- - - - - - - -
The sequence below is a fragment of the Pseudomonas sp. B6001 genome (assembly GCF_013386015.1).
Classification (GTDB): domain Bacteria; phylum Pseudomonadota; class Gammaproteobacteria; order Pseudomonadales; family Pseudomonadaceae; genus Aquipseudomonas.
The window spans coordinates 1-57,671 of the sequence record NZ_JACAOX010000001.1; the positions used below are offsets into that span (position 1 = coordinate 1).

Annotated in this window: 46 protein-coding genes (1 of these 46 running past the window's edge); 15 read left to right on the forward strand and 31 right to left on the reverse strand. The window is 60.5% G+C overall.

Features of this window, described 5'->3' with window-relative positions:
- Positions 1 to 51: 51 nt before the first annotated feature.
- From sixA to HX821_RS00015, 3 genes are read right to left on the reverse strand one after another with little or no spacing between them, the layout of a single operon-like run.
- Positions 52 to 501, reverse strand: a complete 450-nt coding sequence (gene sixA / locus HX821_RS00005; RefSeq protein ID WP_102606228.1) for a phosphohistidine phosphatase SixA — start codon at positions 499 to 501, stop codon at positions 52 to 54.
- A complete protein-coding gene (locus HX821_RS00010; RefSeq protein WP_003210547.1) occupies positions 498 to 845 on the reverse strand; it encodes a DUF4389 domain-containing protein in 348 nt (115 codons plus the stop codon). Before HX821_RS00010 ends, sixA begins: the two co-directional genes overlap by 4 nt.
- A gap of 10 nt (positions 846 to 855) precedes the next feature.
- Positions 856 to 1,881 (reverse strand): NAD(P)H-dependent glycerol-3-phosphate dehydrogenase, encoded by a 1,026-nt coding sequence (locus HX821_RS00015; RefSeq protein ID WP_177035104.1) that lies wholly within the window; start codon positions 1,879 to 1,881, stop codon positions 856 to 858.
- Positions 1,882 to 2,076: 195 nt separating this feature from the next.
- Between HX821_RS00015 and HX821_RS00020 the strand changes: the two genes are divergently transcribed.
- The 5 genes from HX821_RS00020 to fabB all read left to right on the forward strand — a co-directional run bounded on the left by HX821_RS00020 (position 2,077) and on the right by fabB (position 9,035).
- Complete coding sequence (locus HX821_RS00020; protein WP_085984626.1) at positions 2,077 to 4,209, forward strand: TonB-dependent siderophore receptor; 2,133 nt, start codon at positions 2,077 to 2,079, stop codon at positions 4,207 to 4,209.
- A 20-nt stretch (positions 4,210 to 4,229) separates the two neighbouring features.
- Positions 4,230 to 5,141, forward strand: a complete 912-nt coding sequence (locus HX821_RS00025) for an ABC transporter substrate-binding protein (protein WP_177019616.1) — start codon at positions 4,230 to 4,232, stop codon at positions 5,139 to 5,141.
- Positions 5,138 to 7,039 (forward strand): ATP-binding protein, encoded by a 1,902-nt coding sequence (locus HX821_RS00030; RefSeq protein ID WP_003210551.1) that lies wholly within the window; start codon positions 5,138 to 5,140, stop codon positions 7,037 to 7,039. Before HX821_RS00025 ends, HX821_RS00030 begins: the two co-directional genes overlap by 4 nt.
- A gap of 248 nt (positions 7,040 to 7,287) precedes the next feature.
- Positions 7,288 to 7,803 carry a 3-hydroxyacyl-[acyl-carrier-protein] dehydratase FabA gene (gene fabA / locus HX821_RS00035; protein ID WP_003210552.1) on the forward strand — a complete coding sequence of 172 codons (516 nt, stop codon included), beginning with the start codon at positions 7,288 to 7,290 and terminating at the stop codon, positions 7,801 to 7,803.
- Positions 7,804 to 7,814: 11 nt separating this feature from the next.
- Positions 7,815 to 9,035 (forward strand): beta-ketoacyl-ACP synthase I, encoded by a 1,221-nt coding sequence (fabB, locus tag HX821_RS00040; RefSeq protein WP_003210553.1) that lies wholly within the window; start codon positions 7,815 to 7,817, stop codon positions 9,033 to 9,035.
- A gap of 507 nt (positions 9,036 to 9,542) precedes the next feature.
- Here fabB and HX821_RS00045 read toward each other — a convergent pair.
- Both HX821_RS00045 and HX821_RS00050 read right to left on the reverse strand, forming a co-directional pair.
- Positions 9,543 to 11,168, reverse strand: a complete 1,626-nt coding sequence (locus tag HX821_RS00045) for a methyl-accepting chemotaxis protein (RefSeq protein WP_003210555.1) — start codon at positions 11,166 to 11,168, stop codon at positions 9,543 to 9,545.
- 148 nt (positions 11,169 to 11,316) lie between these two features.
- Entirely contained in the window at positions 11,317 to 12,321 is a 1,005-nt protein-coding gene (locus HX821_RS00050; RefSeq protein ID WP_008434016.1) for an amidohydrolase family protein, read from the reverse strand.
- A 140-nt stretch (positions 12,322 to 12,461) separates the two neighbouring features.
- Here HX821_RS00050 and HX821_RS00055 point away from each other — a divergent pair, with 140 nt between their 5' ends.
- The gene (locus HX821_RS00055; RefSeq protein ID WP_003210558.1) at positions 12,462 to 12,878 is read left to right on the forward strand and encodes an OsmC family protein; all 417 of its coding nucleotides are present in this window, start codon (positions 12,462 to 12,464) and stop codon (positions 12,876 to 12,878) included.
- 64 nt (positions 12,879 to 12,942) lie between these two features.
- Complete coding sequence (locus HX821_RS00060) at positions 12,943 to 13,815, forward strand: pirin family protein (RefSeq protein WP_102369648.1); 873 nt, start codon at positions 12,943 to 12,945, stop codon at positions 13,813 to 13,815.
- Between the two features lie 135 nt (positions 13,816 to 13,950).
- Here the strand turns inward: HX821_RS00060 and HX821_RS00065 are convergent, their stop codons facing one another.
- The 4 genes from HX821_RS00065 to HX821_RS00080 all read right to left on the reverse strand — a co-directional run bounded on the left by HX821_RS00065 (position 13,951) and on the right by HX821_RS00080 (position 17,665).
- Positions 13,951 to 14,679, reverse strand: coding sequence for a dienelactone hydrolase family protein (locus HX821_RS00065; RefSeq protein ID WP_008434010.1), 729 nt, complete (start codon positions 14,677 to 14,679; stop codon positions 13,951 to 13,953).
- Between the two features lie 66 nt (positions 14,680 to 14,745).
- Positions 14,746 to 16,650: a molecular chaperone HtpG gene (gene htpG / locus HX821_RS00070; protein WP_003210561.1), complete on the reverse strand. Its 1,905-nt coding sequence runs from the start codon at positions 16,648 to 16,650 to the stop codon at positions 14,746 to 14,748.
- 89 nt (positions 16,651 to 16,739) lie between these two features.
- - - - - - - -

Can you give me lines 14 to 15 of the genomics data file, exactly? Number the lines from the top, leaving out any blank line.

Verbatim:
- The 5 genes from HX821_RS00020 to fabB all read left to right on the forward strand — a co-directional run bounded on the left by HX821_RS00020 (position 2,077) and on the right by fabB (position 9,035).
- Complete coding sequence (locus HX821_RS00020; protein WP_085984626.1) at positions 2,077 to 4,209, forward strand: TonB-dependent siderophore receptor; 2,133 nt, start codon at positions 2,077 to 2,079, stop codon at positions 4,207 to 4,209.